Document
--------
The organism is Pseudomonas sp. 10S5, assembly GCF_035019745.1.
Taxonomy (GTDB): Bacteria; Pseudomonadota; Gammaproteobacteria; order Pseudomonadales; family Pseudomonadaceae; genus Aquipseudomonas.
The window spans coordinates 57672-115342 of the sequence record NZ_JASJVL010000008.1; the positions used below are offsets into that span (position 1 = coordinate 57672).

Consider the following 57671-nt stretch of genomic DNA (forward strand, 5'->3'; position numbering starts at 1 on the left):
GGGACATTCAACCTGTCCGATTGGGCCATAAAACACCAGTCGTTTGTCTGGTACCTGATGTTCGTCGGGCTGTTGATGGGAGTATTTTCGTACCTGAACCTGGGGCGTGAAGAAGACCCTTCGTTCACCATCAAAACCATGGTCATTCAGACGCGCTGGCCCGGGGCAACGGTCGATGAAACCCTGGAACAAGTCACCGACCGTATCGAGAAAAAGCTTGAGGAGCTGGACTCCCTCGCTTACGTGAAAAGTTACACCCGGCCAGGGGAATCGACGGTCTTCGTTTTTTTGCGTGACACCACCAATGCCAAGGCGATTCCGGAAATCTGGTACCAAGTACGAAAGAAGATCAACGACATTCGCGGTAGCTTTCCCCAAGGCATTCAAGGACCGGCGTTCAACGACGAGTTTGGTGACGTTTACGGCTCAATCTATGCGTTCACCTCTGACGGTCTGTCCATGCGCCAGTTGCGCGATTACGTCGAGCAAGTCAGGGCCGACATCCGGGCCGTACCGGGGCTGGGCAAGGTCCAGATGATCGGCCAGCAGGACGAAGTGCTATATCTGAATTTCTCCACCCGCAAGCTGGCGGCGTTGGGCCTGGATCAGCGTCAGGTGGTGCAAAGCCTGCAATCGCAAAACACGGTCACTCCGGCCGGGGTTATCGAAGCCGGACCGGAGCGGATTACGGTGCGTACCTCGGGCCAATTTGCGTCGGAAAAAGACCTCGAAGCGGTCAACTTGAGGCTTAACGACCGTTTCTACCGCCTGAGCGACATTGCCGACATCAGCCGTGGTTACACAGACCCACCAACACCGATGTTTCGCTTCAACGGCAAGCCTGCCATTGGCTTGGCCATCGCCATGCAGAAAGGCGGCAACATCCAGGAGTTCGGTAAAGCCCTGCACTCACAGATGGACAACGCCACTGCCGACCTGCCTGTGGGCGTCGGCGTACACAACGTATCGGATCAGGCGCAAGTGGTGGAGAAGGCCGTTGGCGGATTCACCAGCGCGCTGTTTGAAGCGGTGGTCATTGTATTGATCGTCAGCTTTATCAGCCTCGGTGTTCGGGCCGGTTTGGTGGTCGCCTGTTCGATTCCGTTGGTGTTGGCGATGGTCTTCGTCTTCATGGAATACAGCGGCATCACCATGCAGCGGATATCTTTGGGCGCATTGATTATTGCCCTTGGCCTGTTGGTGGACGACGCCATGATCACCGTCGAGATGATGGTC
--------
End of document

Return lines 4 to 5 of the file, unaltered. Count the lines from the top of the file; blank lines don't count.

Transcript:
Consider the following 57671-nt stretch of genomic DNA (forward strand, 5'->3'; position numbering starts at 1 on the left):
GGGACATTCAACCTGTCCGATTGGGCCATAAAACACCAGTCGTTTGTCTGGTACCTGATGTTCGTCGGGCTGTTGATGGGAGTATTTTCGTACCTGAACCTGGGGCGTGAAGAAGACCCTTCGTTCACCATCAAAACCATGGTCATTCAGACGCGCTGGCCCGGGGCAACGGTCGATGAAACCCTGGAACAAGTCACCGACCGTATCGAGAAAAAGCTTGAGGAGCTGGACTCCCTCGCTTACGTGAAAAGTTACACCCGGCCAGGGGAATCGACGGTCTTCGTTTTTTTGCGTGACACCACCAATGCCAAGGCGATTCCGGAAATCTGGTACCAAGTACGAAAGAAGATCAACGACATTCGCGGTAGCTTTCCCCAAGGCATTCAAGGACCGGCGTTCAACGACGAGTTTGGTGACGTTTACGGCTCAATCTATGCGTTCACCTCTGACGGTCTGTCCATGCGCCAGTTGCGCGATTACGTCGAGCAAGTCAGGGCCGACATCCGGGCCGTACCGGGGCTGGGCAAGGTCCAGATGATCGGCCAGCAGGACGAAGTGCTATATCTGAATTTCTCCACCCGCAAGCTGGCGGCGTTGGGCCTGGATCAGCGTCAGGTGGTGCAAAGCCTGCAATCGCAAAACACGGTCACTCCGGCCGGGGTTATCGAAGCCGGACCGGAGCGGATTACGGTGCGTACCTCGGGCCAATTTGCGTCGGAAAAAGACCTCGAAGCGGTCAACTTGAGGCTTAACGACCGTTTCTACCGCCTGAGCGACATTGCCGACATCAGCCGTGGTTACACAGACCCACCAACACCGATGTTTCGCTTCAACGGCAAGCCTGCCATTGGCTTGGCCATCGCCATGCAGAAAGGCGGCAACATCCAGGAGTTCGGTAAAGCCCTGCACTCACAGATGGACAACGCCACTGCCGACCTGCCTGTGGGCGTCGGCGTACACAACGTATCGGATCAGGCGCAAGTGGTGGAGAAGGCCGTTGGCGGATTCACCAGCGCGCTGTTTGAAGCGGTGGTCATTGTATTGATCGTCAGCTTTATCAGCCTCGGTGTTCGGGCCGGTTTGGTGGTCGCCTGTTCGATTCCGTTGGTGTTGGCGATGGTCTTCGTCTTCATGGAATACAGCGGCATCACCATGCAGCGGATATCTTTGGGCGCATTGATTATTGCCCTTGGCCTGTTGGTGGACGACGCCATGATCACCGTCGAGATGATGGTC